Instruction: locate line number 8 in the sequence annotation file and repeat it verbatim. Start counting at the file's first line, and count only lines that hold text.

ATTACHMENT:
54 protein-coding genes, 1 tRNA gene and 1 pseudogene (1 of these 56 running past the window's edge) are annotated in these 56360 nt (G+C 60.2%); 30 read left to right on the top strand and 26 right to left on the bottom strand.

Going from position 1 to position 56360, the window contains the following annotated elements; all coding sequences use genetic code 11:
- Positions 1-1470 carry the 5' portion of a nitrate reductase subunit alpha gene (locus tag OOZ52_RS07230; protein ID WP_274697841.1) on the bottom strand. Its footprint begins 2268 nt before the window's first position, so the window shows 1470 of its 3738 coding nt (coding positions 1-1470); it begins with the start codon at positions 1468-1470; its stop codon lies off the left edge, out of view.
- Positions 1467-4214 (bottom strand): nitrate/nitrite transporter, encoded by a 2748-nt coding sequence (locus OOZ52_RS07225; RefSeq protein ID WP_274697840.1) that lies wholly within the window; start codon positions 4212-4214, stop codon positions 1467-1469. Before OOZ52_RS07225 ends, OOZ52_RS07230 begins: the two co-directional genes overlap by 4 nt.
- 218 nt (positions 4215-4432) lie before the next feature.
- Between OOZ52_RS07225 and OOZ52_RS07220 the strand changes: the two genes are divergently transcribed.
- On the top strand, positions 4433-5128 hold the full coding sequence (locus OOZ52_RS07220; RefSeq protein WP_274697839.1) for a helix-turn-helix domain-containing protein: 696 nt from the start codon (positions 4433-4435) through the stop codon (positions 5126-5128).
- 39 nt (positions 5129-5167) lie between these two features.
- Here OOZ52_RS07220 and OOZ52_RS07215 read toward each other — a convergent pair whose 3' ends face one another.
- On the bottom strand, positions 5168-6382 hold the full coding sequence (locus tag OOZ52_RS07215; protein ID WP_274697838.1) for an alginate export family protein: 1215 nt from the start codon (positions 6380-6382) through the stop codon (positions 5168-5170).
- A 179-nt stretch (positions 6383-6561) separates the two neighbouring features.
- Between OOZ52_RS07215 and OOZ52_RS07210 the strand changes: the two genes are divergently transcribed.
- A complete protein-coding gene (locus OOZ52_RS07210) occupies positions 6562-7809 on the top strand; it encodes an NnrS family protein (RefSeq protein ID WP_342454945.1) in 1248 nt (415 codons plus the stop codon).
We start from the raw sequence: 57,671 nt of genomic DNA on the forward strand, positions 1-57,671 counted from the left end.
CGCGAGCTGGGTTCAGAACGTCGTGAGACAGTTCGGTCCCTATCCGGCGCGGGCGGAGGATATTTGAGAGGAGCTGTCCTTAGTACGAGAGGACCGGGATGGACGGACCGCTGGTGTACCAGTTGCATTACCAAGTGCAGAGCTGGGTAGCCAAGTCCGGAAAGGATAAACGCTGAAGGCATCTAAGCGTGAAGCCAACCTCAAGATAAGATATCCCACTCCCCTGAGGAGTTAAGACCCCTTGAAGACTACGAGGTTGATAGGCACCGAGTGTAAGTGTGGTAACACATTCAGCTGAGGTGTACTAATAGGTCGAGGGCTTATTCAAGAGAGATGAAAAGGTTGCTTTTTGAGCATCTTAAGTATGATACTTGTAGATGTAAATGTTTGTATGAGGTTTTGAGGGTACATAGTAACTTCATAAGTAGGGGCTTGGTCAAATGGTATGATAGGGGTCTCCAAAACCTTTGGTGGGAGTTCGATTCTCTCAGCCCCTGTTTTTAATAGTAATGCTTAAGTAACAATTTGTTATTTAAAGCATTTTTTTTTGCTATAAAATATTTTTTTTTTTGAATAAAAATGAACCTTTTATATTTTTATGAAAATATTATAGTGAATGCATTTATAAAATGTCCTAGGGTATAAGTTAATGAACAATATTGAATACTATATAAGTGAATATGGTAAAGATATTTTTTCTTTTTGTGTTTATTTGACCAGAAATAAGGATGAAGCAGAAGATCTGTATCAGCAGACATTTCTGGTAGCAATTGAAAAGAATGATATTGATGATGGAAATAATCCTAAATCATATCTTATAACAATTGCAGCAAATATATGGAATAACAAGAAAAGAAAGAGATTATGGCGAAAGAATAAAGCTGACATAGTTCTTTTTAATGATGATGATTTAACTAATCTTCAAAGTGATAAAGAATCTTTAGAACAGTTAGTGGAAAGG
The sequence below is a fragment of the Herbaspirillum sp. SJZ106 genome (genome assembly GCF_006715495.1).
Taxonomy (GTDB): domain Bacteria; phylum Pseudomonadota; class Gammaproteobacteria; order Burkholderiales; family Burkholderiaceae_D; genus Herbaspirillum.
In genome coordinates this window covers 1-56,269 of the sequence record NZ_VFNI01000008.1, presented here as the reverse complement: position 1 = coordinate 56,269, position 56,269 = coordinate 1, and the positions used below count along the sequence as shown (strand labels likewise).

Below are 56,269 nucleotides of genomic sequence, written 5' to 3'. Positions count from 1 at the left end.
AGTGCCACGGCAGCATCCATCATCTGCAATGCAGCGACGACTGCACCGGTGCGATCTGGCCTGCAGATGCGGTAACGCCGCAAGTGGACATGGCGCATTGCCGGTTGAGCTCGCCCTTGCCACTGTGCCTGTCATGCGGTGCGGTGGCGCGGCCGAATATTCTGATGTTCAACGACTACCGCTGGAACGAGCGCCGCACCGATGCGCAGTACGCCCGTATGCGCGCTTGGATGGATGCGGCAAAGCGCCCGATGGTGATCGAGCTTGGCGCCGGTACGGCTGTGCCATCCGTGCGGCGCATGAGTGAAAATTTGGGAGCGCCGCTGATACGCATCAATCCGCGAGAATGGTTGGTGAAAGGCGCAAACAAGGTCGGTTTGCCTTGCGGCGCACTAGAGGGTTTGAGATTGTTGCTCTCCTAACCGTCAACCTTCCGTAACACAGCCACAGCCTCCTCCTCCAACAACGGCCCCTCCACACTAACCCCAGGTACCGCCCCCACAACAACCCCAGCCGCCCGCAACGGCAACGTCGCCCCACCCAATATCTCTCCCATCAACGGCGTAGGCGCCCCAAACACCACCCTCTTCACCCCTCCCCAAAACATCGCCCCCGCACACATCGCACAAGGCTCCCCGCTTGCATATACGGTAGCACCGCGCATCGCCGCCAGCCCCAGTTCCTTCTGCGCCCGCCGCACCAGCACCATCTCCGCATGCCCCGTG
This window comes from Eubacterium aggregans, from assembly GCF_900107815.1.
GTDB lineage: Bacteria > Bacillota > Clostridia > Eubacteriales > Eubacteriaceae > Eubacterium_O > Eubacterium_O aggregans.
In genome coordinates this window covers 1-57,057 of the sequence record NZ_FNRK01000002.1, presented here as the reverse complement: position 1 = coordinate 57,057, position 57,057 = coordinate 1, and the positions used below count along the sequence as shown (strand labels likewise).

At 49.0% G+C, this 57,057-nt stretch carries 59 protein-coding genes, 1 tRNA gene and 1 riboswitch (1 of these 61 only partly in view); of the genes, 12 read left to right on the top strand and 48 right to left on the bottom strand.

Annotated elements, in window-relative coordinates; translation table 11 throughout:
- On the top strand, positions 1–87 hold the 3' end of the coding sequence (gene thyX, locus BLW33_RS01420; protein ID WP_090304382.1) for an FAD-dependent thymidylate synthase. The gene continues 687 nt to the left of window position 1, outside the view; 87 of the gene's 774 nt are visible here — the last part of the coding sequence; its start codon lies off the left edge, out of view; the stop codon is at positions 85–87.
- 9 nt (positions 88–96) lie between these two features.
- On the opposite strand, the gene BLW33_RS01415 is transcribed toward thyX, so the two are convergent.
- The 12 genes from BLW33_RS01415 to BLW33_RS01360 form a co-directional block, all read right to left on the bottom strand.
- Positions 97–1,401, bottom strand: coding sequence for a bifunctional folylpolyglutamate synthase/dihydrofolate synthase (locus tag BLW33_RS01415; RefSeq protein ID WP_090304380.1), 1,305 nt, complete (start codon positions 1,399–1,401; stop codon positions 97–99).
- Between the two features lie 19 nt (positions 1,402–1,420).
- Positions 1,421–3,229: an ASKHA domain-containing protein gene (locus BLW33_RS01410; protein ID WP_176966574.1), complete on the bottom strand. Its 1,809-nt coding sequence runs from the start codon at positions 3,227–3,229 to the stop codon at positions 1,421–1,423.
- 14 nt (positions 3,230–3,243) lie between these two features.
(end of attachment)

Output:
- 39 nt (positions 5129-5167) lie between these two features.